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Rogers Historical Museum  


Photo of the Month

Bolin Murder Inquest 

One of the earliest known photographs of Rogers is shown at right.  It depicts the prosperous, growing town in about 1881 along First Street between Elm and Poplar Streets.  The year 1881 is notable in the history of Rogers as the year of its incorporation.  That year also hold another, but unfortunate, distinction for the community.  In 1881 Rogers held its first murder inquest. 

On Christmas Eve of 1881 town authorities were alerted that a shooting had taken place at the residence of the Bolin family.  The inquest transcripts are not clear as to their exact address however.  The coroner was absent, so Mayor J. Wade Sikes served in that capacity and began the investigation.  Mary Bolin and the Bolin’s boarder, George Martin, were taken into custody and held for questioning and Mayor Sikes immediately summoned a jury of the following “twelve good and lawful” men: Roland Mitchell, John Dunagin, Thomas Stoakes, J.F. McDaniel, J.W. Davis, R.B. Parker, J.W. Boyd, J. Cook, J. Summey, M.B. Coroan (?), W.L. Prewit, and E.D. Morgan. 

Testimony given by witnesses in the Coroner’s inquest painted a troubled image of the Bolin home.  Mary Bolin testified that Esow had previously killed two men to her knowledge and that he had threatened her life with a knife.  She said that “he was a common thief, robber, and murderer” and that she killed Esow to save her own life.  Mary also went on to testify that their boarder, George Martin, was sleeping in the room where the shooting took place. 

A major cause of the tension between the Bolins seems to have revolved around the sale of a group of supposedly stolen knives by Mary to an individual named Billy Board.  Esow had learned that the authorities were making inquires regarding the knives and feared that the sale might lead to the discovery of his guilt, according to Mary.  She reported that she knew that the knives were stolen before she sold them.  She also testified that Martin knew that she and “her husband did not get along well together.”  But that he did not know of her intention of killing Esow. 

The Bolin’s twelve year old daughter, Mary, Jr., was called to testify.  She said that she was awake at the time of the shooting, but that she did not see it happen.  She also claimed that she heard her father threaten her mother not long prior to the murder, but that there had been no trouble between her parents during the three weeks that Martin boarded with the family.  In the transcript of her testimony she reported, “Mother did not tell me what to say before I came here.”  Mary, Jr. also testified that she didn’t know if Martin knew of any trouble between her parents.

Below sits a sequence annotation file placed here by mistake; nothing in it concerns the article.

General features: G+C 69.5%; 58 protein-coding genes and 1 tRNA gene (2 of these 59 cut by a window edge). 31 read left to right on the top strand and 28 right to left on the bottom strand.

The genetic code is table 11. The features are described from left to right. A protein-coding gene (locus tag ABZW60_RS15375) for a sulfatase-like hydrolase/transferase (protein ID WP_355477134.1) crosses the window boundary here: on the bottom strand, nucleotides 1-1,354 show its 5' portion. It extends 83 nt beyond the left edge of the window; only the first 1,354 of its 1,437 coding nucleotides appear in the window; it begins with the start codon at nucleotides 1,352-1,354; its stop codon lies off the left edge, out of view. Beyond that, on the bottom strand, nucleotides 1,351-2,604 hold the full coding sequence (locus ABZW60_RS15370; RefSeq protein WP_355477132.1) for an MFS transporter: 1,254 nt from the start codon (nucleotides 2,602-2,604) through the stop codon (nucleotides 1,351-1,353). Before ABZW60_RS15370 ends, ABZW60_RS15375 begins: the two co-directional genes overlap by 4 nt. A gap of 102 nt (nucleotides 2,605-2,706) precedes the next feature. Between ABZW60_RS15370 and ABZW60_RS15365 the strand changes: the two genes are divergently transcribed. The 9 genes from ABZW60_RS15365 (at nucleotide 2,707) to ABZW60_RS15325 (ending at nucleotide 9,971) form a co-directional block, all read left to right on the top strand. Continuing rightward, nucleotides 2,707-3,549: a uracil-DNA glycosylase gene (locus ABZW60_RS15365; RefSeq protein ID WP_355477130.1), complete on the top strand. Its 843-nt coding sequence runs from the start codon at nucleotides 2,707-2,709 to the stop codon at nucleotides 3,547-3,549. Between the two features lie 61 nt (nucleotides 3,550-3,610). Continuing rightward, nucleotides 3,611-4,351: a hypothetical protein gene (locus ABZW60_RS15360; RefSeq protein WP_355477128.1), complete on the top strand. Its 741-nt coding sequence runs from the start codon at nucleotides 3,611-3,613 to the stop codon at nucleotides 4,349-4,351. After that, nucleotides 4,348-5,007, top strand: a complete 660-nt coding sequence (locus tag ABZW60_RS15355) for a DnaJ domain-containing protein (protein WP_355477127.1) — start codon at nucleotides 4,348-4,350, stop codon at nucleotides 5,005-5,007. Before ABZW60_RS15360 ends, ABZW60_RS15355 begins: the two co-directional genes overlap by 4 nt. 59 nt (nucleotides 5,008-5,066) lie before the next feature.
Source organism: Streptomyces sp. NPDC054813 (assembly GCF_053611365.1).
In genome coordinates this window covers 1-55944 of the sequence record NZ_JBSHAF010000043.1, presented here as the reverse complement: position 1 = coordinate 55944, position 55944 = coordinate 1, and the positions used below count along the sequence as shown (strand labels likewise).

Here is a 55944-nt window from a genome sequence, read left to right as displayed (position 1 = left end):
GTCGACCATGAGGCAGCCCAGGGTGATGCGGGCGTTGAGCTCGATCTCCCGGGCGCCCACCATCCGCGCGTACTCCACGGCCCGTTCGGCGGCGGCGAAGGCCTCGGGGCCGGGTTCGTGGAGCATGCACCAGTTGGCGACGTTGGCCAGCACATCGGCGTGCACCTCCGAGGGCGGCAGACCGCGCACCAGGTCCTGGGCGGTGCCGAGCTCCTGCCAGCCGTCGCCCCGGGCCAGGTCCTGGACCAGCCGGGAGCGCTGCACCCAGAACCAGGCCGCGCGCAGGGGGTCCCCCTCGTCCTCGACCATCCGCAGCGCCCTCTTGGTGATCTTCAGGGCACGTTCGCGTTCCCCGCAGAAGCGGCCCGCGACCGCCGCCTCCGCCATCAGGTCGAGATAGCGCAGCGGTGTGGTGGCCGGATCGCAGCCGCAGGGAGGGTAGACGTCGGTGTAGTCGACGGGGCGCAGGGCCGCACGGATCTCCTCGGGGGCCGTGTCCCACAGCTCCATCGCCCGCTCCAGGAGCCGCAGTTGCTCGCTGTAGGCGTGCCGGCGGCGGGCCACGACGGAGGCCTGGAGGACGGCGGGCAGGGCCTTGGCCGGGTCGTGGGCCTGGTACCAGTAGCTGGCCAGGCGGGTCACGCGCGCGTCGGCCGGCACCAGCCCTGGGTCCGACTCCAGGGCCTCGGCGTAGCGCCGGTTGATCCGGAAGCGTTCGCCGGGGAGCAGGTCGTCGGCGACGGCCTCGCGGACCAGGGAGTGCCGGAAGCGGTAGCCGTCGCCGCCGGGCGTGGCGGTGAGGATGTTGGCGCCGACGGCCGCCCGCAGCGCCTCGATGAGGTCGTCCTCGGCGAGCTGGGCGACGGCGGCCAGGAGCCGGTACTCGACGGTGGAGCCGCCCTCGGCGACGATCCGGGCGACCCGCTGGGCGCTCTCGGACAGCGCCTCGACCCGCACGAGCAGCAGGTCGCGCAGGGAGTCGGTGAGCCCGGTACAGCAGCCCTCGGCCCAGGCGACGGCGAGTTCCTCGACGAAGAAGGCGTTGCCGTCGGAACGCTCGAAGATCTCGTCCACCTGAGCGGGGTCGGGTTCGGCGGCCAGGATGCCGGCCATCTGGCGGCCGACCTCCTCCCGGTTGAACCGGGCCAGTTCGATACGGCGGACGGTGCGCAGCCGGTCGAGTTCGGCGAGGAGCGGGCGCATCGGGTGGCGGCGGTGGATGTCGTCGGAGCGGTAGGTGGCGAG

George Martin testified that the shooting woke him up and that Mary asked him to “get up and let the people know it.”  Martin, a carpenter from Eureka Springs, had arrived in Rogers three weeks prior to the shooting, took lodging with the Bolins, and had worked with Esow Bolin.  Martin also testified that Mrs. Bolin had not confided in him regarding the trouble over the sale of the stolen knives. 

Mary, Jr. was recalled to the stand and testified as follows:  “Father and Mother had a quarrel about two weeks ago.  The quarrel was while they were at dinner.  No one present except Mr. Martin.  Don’t know what the quarrel was about.  Never quarreled but once in the presence of Mr. Martin.” 

The jury carefully examined the body, evidence, premises, prisoners, and witnesses and returned a verdict, which read as follows:  “Esow Bolin came to his death at the hour 12:11am December 24th, 1881 from a pistol shot in back of the head ranging forward and breaking the skull of the forehead but not passing out.  Said pistol was fired by Mary Bolin wife of said Esow Bolin.”  Sikes arrested Mary Bolin and placed her in the Benton County Jail to await action by the Grand Jury.  The Grand Jury was then responsible for determining if enough evidence existed to issue an indictment against Mrs. Bolin and hold a criminal trial.